Lonely Planet Writer

British probe blasts off on unique space mission

A British-built probe that will help to open a new window on the universe has blasted off from Europe’s spaceport in Kourou, French Guiana.

European Space Agency handout artist's impression of the Lisa Pathfinder spacecraft in low-Earth orbit after separating from the Vega rocket, as it has blasted off from the European spaceport in Kourou, French Guiana.
European Space Agency handout artist’s impression of the Lisa Pathfinder spacecraft in low-Earth orbit after separating from the Vega rocket, as it has blasted off from the European spaceport in Kourou, French Guiana. Image by ESA/ATG medialab/PA Wire

Lisa Pathfinder will test ultra-sensitive technology for observing gravitational waves – ripples in the fabric of spacetime predicted a century ago in Albert Einstein’s General Theory of Relativity. The fluctuations are thought to be generated by accelerating massive objects. They are so tiny that the ripples emitted by a pair of orbiting black holes would stretch a million kilometre-long ruler by less than the width of an atom. Scientists hope to find evidence of gravitational waves using detectors both on the ground and in space.

A Vega rocket carried the Lisa Pathfinder spacecraft into orbit just after 4am after the launch had earlier been postponed. Within the probe are a pair of identical 46mm gold-platinum cubes separated by 38 centimetres which will be isolated from any kind of internal or external force except gravity. The mission involves monitoring the relative position of the cubes to an astonishing degree of precision.

Lisa Pathfinder was built for the European Space Agency (Esa) by Airbus Defence and Space in Stevenage. Scientists from the universities of Birmingham and Glasgow, and Imperial College London, contributed elements of its test package payload. Dr Chris Castelli, director of programmes at the UK Space Agency, said: “Lisa Pathfinder is one of the most unique European space missions to date, requiring engineering that has never been done before. “We’re immensely proud that this challenging mission to discover the unseen part of our universe was built here in the UK.”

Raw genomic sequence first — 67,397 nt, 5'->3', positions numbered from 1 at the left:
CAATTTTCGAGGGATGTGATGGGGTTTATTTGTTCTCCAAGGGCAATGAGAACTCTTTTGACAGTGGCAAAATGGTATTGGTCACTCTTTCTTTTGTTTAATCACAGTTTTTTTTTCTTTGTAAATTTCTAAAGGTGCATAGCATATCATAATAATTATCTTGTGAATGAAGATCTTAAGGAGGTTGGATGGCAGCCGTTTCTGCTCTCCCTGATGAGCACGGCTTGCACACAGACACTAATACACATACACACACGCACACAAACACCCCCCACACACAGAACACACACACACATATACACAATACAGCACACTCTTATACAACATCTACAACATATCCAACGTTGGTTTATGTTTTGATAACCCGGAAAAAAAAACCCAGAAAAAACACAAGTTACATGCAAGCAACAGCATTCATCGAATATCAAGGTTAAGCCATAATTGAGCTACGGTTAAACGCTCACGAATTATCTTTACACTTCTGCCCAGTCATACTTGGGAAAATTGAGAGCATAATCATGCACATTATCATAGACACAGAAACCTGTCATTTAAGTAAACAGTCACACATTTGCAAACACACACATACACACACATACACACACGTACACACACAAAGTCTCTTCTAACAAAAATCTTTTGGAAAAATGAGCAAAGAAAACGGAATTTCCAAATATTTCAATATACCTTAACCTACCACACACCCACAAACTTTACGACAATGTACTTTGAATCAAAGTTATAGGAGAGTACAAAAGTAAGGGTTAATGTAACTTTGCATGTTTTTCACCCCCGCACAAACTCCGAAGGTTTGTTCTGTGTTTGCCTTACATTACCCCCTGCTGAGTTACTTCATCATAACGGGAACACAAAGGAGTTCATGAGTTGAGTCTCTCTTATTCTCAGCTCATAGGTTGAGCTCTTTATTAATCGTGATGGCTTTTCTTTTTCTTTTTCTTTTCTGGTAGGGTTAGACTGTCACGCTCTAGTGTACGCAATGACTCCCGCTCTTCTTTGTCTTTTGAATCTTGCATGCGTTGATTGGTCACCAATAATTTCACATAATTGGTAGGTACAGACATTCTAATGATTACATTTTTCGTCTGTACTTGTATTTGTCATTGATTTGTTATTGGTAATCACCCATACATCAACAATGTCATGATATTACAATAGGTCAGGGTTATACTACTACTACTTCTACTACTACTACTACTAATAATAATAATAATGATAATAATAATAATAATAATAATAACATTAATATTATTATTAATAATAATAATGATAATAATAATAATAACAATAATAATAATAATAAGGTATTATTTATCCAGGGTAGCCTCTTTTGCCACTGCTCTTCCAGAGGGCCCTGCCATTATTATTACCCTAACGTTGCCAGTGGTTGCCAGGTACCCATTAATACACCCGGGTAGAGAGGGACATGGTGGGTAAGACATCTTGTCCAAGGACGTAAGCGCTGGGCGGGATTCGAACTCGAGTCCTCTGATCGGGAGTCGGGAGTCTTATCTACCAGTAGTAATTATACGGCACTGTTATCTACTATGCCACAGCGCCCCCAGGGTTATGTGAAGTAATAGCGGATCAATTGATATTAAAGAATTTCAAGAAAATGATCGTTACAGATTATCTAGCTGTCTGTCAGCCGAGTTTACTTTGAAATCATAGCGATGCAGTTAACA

A laser will be used to look for deviations as small as a few picometres – less than the diameter of an atom – in the position of the free-falling cubes. Scaled up, this is the equivalent of tracking the distance between the tops of the London Shard and New York’s One World Trade Center, and spotting changes down to fractions of the thickness of a human hair. Gravitational waves could provide valuable information about some of the most cataclysmic events in the universe.

The spacecraft itself will be an active part of the experiment, firing tiny thrusters about 10 times a second to adjust its position and avoid making contact with the floating cubes Alvaro Gimenez Canete, Esa’s director of science and robotic exploration said: “Gravitational waves are the next frontier for astronomers. We have been looking at the universe in visible light for millennia and across the whole electromagnetic spectrum in just the past century. But by testing the predictions made by Einstein one hundred years ago with Lisa Pathfinder, we are paving the road towards a fundamentally new window on the universe.”

(Press Association)